It’s the smoke you notice first. Not the sight of it, but the smell. Meat is cooking somewhere. And it’s nearby. It could be coming from a gutter-level barbecue plopped onto a busy pavement. A Vietnamese woman wearing the flowing, pajama-like blouse called an áo bà ba is crouched, clutching a bamboo fan that she waves at the white hot coals in front of her. A pall of smoke envelops her customers, who are all bent bowlward, slurping tepid sauce, crunching herbs, and gnawing charred meat. —Excerpt from Eating Việt Nam: Dispatches from a Blue Plastic Table.
This spring, a colleague in New York sent me a picture of President Obama dining with Anthony Bourdain in Hanoi. The two sat on blue stools in front of a simple, stainless-steel table, on which sat white bowls, a plate of greens, and smaller plates mounded with white noodles. It was a meal I know well.
In Hanoi at lunchtime, bún chả, a grilled pork and noodle dish, is everywhere. You only need bring a sense of smell and an appetite to track it down. The same is as true today as it was 20 years ago when I first tried the street-side dish of grilled pork, fish sauce, noodles, and herbs.
I knew next to nothing about Vietnamese food before I moved to Vietnam. Back then, I was an English teacher working for the British Council and in search of a hobby. I found one on the streets of Hanoi the day I pulled up at a stall on Phùng Hưng Street. The “kitchen”—a grill laid on the pavement—sat at the base of a sau tree. Pork sizzled and popped as insistent fumes billowed like a vast curtain across the street. The words bún chả, scrawled in faint, felt-tip marker on a cardboard sign, hung upon the tree above the grill. On that day, I couldn’t resist. I sat down on a blue plastic seat for what was to be the first of many, many similar meals. What started as a cheap meal on the street grew into an ongoing passion.
Bún chả is a lunchtime-only dish; the restaurant Obama and Bourdain visited opened during evening hours for the meeting. The main event arrives inside a small, porcelain bowl and consists of charred, minced-pork patties and crispy cuts of pork belly submerged in fish sauce, accompanied by sliced carrot and chayote and dusted with black pepper. Two plates accompany this. One is filled with fresh, white noodles, the other with a jumble of leaves: lettuce, two kinds of perilla, a delicious and powerful fish mint called diếp cá, coriander, raw beansprouts, and the raw stems of crunchy morning glory called rau muống. Two decades after I first experienced it, the dish remains a lunchtime fixture all over the capital.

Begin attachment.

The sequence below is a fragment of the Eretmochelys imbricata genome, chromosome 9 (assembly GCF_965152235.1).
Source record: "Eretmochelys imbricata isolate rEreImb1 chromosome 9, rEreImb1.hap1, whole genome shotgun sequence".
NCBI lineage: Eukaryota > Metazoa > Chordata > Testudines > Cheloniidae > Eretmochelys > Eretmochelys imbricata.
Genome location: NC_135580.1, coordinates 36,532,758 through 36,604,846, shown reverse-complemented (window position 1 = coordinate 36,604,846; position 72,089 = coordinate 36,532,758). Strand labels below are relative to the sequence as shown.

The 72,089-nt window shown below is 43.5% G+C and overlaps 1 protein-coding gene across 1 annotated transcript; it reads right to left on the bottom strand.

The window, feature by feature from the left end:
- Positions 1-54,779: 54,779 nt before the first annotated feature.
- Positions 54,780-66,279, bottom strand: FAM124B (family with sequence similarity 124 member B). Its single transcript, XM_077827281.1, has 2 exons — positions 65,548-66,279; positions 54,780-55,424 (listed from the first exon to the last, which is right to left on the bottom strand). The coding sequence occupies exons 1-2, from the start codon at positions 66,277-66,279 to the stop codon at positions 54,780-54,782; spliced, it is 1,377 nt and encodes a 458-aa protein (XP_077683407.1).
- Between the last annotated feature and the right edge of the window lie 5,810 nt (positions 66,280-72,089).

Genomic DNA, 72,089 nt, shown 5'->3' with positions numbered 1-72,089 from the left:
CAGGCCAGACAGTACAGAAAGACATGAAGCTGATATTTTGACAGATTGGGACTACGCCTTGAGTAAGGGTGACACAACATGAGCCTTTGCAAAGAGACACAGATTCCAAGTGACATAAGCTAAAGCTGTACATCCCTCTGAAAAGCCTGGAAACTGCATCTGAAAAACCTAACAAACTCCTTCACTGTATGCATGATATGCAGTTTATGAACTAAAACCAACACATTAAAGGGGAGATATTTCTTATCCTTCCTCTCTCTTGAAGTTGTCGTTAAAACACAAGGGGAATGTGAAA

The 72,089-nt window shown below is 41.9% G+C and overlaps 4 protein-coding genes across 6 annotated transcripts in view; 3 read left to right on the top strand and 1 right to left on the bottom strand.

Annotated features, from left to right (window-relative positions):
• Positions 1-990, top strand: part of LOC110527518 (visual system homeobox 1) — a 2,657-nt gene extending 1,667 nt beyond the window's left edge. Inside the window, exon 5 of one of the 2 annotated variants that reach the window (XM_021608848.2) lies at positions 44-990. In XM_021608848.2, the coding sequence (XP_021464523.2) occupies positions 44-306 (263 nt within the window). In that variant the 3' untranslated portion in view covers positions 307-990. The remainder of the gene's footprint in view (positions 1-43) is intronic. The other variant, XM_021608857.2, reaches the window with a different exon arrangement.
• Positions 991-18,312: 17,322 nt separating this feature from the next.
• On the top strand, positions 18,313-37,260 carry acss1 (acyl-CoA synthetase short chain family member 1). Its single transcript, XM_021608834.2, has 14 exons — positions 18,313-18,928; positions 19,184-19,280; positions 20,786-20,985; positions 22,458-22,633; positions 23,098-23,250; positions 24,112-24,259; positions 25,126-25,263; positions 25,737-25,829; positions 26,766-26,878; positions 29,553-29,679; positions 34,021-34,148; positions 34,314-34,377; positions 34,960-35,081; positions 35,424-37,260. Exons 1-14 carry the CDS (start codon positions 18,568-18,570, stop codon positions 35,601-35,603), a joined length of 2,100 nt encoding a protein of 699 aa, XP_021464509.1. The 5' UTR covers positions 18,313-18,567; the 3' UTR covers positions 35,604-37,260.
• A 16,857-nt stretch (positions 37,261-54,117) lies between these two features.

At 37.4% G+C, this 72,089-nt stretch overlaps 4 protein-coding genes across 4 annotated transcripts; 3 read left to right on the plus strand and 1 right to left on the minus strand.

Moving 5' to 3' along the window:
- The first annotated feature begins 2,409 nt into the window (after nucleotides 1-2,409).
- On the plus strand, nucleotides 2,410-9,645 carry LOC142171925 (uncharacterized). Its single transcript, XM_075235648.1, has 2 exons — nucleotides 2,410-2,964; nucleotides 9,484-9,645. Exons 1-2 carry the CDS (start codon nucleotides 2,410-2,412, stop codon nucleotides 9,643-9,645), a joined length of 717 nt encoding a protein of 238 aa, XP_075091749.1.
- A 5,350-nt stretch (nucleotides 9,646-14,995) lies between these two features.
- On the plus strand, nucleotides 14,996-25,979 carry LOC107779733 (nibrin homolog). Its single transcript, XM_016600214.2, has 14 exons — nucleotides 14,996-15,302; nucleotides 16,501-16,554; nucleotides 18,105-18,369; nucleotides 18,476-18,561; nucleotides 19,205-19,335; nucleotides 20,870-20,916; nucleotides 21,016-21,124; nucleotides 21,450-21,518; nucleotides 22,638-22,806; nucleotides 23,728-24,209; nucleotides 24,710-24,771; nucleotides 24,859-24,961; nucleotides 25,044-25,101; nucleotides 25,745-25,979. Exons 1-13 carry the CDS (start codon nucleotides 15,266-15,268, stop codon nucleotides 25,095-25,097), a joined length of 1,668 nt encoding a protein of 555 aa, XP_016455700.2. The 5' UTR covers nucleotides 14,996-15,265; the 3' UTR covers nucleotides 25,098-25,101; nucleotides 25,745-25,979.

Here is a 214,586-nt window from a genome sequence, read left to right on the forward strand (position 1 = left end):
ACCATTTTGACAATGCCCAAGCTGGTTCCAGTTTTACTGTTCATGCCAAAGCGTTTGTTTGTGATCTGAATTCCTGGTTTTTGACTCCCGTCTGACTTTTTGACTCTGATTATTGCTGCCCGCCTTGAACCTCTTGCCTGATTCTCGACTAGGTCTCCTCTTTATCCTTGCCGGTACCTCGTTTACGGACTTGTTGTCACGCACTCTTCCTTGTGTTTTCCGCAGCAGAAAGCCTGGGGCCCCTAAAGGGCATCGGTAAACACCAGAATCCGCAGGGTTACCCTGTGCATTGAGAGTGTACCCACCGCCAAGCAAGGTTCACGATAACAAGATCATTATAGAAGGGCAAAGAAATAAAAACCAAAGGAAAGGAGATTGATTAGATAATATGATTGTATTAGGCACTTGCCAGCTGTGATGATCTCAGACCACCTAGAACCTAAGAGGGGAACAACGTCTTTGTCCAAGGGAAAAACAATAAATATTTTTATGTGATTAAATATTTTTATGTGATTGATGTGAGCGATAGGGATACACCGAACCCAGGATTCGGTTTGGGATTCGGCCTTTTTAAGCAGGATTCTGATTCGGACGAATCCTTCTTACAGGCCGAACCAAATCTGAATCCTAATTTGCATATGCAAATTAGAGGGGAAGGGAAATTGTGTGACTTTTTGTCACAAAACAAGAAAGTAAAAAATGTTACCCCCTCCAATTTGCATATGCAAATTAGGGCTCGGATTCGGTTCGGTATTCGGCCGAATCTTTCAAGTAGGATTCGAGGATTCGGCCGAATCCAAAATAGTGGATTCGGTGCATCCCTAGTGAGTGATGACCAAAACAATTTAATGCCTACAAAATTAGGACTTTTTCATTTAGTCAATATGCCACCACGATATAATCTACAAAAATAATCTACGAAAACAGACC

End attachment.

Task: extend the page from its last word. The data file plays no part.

“Bún chả popularity has not diminished,” says Tracey Lister, a Vietnamese cookbook author and chef at the Hanoi Cooking Centre on Châu Long street. “On a two-hundred-meter stretch on Châu Long alone there are three vendors selling bún chả.”
Unlike other Hanoi originals such as phở, bánh cuốn, and chả cá, the origins of bún chả seem to be lost to history. No one seems to know who first created this classic street dish: where, when or how. In the south of the country, a similar dish prevails: bún thịt nướng, or rice noodles with grilled meat, a one-bowl dish. It’s made with the same simple, common ingredients as bún chả and is the sweeter, southern cousin to the northern bún chả. In the north, however, bún chả is a Hà Nội staple.
As I pondered the image of Obama and Bourdain, I wondered which restaurant they had chosen from among the abundant bún chả options available in the city. Then I noticed the address: Bún Chả Hương Liên at 24 Lê Văn Hưu Street. I used to live further along that stretch of street. I drank tea there, slurped phở, bought coffee beans, sunk nasty, nasty, regrettable shots of rượu and took regular lunches at the cơm bình dân—or “worker’s food”—restaurants that sat along it. I was also quite familiar with Hương Liên, even though it has changed its number since my time, from 36 to 24. As I wrote about it in my book: